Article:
We researched websites and apps in the mental health space to identify the direct and indirect competitors to Uprise. Positive and negative features of the various platforms were transcribed on to sticky notes. This enabled us to form “hunches” about which were the most engaging wellbeing platforms and identifying the reasons why.
From affinity mapping and analysis of our user interviews, we discovered that users were not getting stuck during the onboarding process (i.e the initial well being and stress tests). It was at the next step of booking a coaching call with a psychologist (in order to complete the online modules) where users were dropping out.
The Client clarified that this is what he’d originally meant by “onboarding” completion rates. From our perspective, however, this was a “conversion” problem as it is a key point at which Uprise generates revenue.
After analysing data across our user interviews, heuristic evaluation and competitive analysis, we formed the following groups of insights and story cards:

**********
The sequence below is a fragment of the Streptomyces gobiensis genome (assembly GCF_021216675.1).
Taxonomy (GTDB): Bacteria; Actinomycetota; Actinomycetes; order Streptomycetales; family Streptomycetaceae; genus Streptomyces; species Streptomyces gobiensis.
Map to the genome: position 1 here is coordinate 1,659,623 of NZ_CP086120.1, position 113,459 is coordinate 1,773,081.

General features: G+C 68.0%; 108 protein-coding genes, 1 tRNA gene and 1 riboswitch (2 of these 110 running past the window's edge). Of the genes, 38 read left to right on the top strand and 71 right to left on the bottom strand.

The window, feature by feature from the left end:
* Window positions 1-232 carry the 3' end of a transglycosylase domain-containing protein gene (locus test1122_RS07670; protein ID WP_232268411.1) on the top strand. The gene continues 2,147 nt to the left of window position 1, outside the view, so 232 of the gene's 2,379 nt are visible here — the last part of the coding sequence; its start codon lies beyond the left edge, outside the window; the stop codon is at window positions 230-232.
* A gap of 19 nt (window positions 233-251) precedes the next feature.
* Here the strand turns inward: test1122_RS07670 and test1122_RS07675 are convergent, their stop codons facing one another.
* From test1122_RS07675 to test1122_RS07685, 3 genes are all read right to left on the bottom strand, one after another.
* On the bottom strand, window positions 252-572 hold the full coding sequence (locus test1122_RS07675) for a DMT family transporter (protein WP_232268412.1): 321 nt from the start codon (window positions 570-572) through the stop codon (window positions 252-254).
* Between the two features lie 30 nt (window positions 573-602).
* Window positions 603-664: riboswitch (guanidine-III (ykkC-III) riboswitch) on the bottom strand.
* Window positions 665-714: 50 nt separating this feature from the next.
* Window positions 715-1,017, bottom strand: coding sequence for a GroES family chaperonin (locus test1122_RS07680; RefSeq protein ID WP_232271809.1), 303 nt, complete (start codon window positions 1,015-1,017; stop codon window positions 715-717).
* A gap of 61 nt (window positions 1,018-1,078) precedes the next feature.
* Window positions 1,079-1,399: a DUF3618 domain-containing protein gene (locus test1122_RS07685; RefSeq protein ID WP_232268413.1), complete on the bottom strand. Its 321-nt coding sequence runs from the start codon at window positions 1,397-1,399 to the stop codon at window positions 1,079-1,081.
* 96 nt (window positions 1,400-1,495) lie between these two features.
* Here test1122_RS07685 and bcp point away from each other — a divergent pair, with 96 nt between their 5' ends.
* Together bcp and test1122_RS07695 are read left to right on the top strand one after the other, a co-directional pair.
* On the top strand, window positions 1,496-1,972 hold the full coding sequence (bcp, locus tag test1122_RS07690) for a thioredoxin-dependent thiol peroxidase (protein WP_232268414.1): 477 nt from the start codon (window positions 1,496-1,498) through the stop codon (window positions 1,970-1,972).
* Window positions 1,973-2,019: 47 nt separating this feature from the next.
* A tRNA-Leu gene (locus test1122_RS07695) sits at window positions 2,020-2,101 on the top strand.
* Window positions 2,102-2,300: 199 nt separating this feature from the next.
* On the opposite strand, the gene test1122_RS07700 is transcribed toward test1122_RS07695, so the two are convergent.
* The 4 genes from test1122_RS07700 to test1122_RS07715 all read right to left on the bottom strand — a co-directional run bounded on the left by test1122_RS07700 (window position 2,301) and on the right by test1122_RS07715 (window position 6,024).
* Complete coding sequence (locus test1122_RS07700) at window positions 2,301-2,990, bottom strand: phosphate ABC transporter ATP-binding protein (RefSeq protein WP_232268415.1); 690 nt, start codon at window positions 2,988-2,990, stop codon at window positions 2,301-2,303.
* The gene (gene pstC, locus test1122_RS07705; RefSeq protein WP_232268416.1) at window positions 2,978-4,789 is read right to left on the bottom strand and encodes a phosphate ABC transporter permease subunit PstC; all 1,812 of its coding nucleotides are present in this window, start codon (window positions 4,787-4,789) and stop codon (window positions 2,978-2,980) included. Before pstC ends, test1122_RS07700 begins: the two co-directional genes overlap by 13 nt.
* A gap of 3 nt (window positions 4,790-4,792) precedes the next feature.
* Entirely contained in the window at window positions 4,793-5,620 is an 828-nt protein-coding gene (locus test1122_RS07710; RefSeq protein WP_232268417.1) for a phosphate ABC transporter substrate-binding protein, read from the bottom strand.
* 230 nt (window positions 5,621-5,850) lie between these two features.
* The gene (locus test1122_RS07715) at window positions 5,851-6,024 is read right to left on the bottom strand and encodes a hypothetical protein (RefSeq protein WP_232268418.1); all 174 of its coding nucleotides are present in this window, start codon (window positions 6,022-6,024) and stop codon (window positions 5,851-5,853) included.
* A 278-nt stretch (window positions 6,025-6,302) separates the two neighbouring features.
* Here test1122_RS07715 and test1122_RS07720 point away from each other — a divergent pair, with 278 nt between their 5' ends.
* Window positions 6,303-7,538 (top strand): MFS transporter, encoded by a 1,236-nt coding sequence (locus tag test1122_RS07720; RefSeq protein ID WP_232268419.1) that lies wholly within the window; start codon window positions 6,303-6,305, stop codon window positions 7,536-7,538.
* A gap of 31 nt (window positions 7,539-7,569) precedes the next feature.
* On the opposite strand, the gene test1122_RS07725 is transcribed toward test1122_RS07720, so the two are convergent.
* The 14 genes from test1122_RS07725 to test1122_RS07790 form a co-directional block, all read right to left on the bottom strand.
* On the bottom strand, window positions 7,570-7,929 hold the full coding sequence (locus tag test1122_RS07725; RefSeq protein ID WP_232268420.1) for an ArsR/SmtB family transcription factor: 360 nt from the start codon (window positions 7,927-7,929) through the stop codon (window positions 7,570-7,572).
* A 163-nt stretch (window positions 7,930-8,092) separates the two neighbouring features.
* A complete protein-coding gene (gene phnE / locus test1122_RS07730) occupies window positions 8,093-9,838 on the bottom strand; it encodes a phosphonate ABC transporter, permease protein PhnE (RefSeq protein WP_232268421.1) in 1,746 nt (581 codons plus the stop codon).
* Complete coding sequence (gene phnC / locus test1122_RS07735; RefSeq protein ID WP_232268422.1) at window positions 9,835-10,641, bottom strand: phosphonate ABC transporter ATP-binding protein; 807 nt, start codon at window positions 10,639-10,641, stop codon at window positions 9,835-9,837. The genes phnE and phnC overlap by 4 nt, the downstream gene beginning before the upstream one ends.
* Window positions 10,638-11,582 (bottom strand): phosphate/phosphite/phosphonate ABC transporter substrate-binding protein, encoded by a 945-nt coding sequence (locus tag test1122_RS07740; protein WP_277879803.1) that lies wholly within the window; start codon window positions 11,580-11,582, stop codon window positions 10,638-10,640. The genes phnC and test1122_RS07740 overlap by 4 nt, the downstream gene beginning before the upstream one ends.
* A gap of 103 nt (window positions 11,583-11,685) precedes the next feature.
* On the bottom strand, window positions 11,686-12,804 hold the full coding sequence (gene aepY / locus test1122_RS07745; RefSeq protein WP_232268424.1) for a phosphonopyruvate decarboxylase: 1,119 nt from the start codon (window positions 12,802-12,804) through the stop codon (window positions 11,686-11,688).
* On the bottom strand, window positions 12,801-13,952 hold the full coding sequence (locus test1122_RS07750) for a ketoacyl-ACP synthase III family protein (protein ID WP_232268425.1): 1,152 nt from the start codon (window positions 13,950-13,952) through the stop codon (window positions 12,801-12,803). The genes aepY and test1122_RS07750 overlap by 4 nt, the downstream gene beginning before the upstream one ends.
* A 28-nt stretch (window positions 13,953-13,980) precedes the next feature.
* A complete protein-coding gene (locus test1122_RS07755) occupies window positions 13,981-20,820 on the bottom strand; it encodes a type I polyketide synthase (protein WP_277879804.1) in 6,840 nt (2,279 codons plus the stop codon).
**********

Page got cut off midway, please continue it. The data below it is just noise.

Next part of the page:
1. What’s in it for me?
As a potential Uprise user:
• I need to know the value Uprise might bring to me so that I can happily commit to the program.
• I need a relatable and well explained score card, so that I can understand, gauge and improve my overall wellness.
2. Tests and scoring
As a potential Uprise user:
• I need to know how my score is measured so that I know it’s credible.
• I need clarity on the progress indicator when completing tests so that I can generate a valid result.
As a potential Uprise user:
• I need a coach that adds value to my progress in the modules so that I can confidently keep on track.
• I need to access the modules without booking an initial coaching call, so that I can help myself, learn at my own pace and decide later.
After presenting these insights at the first client showcase, we agreed on the deliverables for Sprint 2: a persona and customer journey map. And if time permitted, a prototype of some new features based on our insights.
We reiterated that to produce these artefacts, we needed face-to-face contact with real users.
The Client was unable to provide face-to-face access to the required users for our Week 2 sprint. But this was not confirmed until Tuesday afternoon, which meant we had to revert to our backup plan – create a lean persona, a user flow of the current platform and a prototype.